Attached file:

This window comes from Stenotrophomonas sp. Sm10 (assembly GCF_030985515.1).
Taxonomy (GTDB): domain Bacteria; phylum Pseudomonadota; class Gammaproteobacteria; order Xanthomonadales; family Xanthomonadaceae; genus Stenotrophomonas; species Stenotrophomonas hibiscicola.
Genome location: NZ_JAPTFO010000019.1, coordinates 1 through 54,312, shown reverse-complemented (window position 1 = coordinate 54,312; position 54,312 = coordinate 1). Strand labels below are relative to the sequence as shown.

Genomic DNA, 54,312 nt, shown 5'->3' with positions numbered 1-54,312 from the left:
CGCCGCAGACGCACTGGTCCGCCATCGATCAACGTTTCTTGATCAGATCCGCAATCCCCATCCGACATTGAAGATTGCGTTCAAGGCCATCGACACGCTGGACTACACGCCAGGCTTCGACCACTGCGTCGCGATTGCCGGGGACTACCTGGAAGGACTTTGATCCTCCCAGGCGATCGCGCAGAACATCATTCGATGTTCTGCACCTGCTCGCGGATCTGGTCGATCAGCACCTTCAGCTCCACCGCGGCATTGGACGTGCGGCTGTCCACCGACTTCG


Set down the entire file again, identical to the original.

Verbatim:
This window comes from Stenotrophomonas sp. Sm10 (assembly GCF_030985515.1).
Taxonomy (GTDB): domain Bacteria; phylum Pseudomonadota; class Gammaproteobacteria; order Xanthomonadales; family Xanthomonadaceae; genus Stenotrophomonas; species Stenotrophomonas hibiscicola.
Genome location: NZ_JAPTFO010000019.1, coordinates 1 through 54,312, shown reverse-complemented (window position 1 = coordinate 54,312; position 54,312 = coordinate 1). Strand labels below are relative to the sequence as shown.

Genomic DNA, 54,312 nt, shown 5'->3' with positions numbered 1-54,312 from the left:
CGCCGCAGACGCACTGGTCCGCCATCGATCAACGTTTCTTGATCAGATCCGCAATCCCCATCCGACATTGAAGATTGCGTTCAAGGCCATCGACACGCTGGACTACACGCCAGGCTTCGACCACTGCGTCGCGATTGCCGGGGACTACCTGGAAGGACTTTGATCCTCCCAGGCGATCGCGCAGAACATCATTCGATGTTCTGCACCTGCTCGCGGATCTGGTCGATCAGCACCTTCAGCTCCACCGCGGCATTGGACGTGCGGCTGTCCACCGACTTCG